By Matt Moore
In this week's edition of the Friday 5, we delve further into the idea of an NBA Hall of Fame. Who would Ken take in the inaugural class? Why won't this happen? And by the way, did Kobe pumping up the union really mean anything?
1. Let's say the NBA didn't figure out how to blow a $930 million media deal, the merchandising, ticket sales, sponsorship money, and various investments, and instead had the money to open their own Hall of Fame. You get six guys, and six guys only to put into the inaugural class. Who goes in? Players, coaches, league personnel, etc.
KB: Good question. I'd have to go: 1. Michael Jordan; 2. Wilt Chamberlain; 3. Bill Russell; 4. Kareem Abdul-Jabbar; 5. Oscar Robertson; 6. Magic Johnson. It's tough to leave Elgin Baylor, Larry Bird, Shaquille O'Neal, and Hakeem Olajuwon out, but six spots are six spots. Also, tough call not to have Red Auerbach among the first inductees, but the NBA has always been and will always be a players' league.
2. If you were designing said Hall, what would you have its primary mission statement be?
KB: The mission would be simple: To honor, recognize and remember the greatest contributors in the history of NBA basketball.
3. Who leads the coaching exhibit, Red or Phil?
KB: Though Phil passed Red for the most titles, there is no surpassing Auerbach's legacy. Aside from nine championships in 10 years as a coach, there were the titles he orchestraed as GM, and most importantly, his achievements with racial integration at a time of segegation and deep racial divides in America -- and especially, in Boston. Auerbach drafted the first black player in the NBA, hired the first black coach in any American professional sport, and had the first all-black starting lineup in NBA history.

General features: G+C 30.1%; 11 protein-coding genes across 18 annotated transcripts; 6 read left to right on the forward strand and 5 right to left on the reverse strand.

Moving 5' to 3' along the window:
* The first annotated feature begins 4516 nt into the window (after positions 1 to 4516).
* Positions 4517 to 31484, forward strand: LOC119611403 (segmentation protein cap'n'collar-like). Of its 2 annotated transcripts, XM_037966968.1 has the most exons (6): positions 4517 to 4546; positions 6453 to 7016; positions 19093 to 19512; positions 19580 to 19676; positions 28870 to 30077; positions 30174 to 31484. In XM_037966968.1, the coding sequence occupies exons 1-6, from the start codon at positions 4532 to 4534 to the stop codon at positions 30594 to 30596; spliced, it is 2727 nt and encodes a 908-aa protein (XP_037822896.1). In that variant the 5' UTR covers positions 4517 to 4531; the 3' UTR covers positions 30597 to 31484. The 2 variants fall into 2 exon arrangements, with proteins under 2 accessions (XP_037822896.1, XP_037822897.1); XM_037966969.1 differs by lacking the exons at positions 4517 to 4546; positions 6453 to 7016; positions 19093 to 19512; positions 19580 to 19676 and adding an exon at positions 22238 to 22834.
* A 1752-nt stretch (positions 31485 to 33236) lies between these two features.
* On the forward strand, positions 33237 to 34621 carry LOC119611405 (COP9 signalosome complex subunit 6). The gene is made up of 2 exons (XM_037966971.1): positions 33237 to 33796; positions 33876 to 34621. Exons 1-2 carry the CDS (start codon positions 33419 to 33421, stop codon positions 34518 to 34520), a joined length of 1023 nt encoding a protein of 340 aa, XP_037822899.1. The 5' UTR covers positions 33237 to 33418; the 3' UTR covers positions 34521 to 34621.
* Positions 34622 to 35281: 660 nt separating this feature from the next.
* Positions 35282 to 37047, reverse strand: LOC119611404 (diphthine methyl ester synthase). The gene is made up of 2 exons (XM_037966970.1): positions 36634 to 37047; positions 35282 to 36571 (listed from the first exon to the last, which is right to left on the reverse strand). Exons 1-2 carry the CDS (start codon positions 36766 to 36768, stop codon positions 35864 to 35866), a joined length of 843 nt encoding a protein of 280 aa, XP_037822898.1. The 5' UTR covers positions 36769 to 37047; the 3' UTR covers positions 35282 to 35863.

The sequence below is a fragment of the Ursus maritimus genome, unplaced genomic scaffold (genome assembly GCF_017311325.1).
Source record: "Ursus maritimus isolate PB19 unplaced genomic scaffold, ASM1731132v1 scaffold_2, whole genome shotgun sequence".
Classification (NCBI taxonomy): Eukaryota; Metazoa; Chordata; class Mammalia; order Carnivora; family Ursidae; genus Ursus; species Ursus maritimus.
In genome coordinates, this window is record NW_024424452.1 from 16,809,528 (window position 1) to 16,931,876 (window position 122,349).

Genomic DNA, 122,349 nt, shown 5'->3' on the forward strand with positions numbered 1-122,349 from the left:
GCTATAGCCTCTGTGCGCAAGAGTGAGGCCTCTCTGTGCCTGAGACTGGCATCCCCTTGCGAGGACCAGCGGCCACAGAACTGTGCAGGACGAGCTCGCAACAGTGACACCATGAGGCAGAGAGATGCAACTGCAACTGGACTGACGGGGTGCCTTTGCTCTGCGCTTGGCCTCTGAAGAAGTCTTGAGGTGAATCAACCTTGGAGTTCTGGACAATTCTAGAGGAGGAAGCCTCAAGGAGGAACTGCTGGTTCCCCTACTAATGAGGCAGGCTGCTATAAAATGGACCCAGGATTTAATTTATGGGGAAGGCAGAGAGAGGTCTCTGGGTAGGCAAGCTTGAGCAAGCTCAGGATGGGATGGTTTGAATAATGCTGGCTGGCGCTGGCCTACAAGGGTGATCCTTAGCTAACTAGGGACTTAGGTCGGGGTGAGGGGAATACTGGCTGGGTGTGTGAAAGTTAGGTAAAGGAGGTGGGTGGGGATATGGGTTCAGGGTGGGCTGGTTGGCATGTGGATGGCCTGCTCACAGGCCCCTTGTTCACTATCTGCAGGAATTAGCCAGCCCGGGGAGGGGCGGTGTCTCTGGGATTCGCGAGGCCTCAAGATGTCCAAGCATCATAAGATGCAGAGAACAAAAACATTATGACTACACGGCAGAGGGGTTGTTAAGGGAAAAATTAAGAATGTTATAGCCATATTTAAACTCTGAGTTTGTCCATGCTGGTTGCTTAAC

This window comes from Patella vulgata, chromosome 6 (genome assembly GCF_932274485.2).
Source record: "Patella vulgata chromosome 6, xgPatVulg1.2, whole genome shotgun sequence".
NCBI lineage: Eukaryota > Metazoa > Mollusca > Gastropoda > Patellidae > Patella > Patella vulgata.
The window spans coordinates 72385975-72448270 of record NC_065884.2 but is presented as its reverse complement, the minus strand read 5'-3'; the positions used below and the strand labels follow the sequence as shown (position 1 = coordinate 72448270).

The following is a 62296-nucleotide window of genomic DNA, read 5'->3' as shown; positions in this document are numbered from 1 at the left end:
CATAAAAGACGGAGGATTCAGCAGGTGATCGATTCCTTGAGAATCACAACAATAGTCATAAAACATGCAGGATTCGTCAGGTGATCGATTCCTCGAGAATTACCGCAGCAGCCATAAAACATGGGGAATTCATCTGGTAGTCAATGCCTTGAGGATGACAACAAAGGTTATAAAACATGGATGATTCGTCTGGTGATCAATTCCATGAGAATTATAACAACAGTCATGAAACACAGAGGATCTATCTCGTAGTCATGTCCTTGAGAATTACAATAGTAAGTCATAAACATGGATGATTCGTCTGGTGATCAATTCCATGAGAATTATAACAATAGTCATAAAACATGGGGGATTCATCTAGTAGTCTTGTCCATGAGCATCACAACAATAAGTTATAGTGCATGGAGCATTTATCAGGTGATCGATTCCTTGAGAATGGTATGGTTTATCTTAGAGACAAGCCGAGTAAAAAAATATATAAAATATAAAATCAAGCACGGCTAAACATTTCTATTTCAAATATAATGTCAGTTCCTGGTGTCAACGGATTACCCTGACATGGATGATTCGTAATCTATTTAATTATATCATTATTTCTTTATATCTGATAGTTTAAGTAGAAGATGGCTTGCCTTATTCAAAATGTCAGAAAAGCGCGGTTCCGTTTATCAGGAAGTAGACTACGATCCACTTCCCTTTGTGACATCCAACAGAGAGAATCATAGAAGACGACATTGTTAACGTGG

4. What's the biggest reason outside of financials for the league not to do this?
KB: Politics. Does the NBA risk alienating itself from the basketball community by breaking away and declaring its independence from a sport whose various tentacles -- college, international -- are intertwined?
5. Jumping back to reality real quick. What exactly is there for the players to unite around that Kobe's talking about? Isn't it pretty much just "don't spend all your money and get desperate?"
KB: No, there's much more than that. With the various income levels and priorities among the players, it could be easy for a wedge to be driven into the NBPA. So while there's a divergence of opinion about executive director Billy Hunter's strategy not to decertify or disclaim interest, it is in the best interests of the players to stand behind that strategy until it is exhausted as a viable option. The agents pushing for decertification are forgetting that the strategy turned into a dead end for the NFL players. The same fate would likely await the NBPA in federal court under antitrust law. The best strategy for the players is to see the NLRB strategy through to a conclusion and proceed from there depending on whether they win or lose. Don't forget that regardless of which legal strategy the players pursue, this will only be resolved one way: at the bargaining table. A fractured union will suffer a slow, horrible death there.